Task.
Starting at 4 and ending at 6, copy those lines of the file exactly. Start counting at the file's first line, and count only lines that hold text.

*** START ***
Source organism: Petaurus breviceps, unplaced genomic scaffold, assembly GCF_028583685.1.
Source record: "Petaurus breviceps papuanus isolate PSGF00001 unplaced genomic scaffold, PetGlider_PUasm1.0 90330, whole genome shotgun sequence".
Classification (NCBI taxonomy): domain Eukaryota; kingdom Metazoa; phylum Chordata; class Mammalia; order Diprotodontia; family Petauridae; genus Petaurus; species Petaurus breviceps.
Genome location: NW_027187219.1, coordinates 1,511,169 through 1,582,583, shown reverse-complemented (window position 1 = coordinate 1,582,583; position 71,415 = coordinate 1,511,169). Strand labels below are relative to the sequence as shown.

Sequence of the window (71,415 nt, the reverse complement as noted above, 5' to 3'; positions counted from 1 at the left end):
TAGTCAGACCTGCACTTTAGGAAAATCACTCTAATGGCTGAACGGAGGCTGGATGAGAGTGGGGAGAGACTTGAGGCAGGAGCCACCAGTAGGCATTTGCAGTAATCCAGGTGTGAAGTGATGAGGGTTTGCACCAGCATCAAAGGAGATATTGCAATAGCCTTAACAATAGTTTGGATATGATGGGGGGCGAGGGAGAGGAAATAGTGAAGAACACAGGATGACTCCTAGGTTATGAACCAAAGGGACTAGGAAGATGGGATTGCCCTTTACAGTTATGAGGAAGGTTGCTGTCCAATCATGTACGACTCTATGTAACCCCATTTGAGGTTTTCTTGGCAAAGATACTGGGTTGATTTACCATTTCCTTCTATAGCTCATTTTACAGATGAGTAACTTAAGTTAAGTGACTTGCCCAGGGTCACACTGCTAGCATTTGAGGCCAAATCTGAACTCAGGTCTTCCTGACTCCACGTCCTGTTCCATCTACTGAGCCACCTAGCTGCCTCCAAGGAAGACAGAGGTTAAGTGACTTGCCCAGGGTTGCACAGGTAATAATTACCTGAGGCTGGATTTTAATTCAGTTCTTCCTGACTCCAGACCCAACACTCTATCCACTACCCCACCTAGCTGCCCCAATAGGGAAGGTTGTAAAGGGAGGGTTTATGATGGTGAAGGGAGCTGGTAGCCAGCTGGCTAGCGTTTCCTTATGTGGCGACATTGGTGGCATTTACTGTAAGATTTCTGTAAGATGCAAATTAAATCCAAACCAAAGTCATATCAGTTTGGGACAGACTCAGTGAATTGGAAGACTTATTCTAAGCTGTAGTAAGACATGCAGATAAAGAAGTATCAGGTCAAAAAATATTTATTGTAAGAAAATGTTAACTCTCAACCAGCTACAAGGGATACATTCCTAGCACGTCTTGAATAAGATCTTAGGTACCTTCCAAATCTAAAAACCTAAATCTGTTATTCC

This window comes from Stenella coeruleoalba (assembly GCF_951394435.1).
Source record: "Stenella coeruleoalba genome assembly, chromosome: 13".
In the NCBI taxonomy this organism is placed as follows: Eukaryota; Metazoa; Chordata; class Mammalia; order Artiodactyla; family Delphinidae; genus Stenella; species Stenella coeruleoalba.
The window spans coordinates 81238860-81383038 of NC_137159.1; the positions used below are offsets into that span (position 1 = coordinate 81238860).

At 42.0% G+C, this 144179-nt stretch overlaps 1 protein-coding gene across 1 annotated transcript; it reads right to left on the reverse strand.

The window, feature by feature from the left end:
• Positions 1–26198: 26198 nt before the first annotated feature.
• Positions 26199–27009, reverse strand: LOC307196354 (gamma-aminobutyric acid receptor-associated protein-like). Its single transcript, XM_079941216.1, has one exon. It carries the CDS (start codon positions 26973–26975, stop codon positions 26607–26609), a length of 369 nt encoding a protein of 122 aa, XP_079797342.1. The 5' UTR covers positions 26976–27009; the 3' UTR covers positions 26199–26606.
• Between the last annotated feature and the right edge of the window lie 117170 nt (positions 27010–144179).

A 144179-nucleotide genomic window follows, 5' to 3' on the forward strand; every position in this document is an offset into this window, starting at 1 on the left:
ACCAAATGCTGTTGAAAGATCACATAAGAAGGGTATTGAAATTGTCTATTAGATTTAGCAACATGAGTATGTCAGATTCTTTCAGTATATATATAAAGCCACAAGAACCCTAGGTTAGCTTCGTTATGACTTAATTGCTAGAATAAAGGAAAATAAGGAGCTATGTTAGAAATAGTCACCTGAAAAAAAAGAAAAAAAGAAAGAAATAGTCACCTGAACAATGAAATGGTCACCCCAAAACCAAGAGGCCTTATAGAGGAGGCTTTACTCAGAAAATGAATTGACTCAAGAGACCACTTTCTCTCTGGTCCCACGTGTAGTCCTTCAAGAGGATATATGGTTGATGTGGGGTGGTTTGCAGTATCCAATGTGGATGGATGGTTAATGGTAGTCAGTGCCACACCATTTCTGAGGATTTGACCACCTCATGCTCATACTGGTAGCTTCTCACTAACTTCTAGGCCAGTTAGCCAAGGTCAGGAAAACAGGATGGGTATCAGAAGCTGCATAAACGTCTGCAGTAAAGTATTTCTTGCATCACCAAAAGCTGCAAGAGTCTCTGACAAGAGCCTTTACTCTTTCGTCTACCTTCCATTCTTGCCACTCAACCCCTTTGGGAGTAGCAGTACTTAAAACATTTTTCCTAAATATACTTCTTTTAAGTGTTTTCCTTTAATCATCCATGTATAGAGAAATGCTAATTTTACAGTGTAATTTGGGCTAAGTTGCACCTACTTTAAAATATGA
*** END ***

Genome location: NW_027187219.1, coordinates 1,511,169 through 1,582,583, shown reverse-complemented (window position 1 = coordinate 1,582,583; position 71,415 = coordinate 1,511,169). Strand labels below are relative to the sequence as shown.

Sequence of the window (71,415 nt, the reverse complement as noted above, 5' to 3'; positions counted from 1 at the left end):
TAGTCAGACCTGCACTTTAGGAAAATCACTCTAATGGCTGAACGGAGGCTGGATGAGAGTGGGGAGAGACTTGAGGCAGGAGCCACCAGTAGGCATTTGCAGTAATCCAGGTGTGAAGTGATGAGGGTTTGCACCAGCATCAAAGGAGATATTGCAATAGCCTTAACAATAGTTTGGATATGATGGGGGGCGAGGGAGAGGAAATAGTGAAGAACACAGGATGACTCCTAGGTTATGAACCAAAGGGACTAGGAAGATGGGATTGCCCTTTACAGTTATGAGGAAGGTTGCTGTCCAATCATGTACGACTCTATGTAACCCCATTTGAGGTTTTCTTGGCAAAGATACTGGGTTGATTTACCATTTCCTTCTATAGCTCATTTTACAGATGAGTAACTTAAGTTAAGTGACTTGCCCAGGGTCACACTGCTAGCATTTGAGGCCAAATCTGAACTCAGGTCTTCCTGACTCCACGTCCTGTTCCATCTACTGAGCCACCTAGCTGCCTCCAAGGAAGACAGAGGTTAAGTGACTTGCCCAGGGTTGCACAGGTAATAATTACCTGAGGCTGGATTTTAATTCAGTTCTTCCTGACTCCAGACCCAACACTCTATCCACTACCCCACCTAGCTGCCCCAATAGGGAAGGTTGTAAAGGGAGGGTTTATGATGGTGAAGGGAGCTGGTAGCCAGCTGGCTAGCGTTTCCTTATGTGGCGACATTGGTGGCATTTACTGTAAGATTTCTGTAAGATGCAAATTAAATCCAAACCAAAGTCATATCAGTTTGGGACAGACTCAGTGAATTGGAAGACTTATTCTAAGCTGTAGTAAGACATGCAGATAAAGAAGTATCAGGTCAAAAAATATTTATTGTAAGAAAATGTTAACTCTCAACCAGCTACAAGGGATACATTCCTAGCACGTCTTGAATAAGATCTTAGGTACCTTCCAAATCTAAAAACCTAAATCTGTTATTCC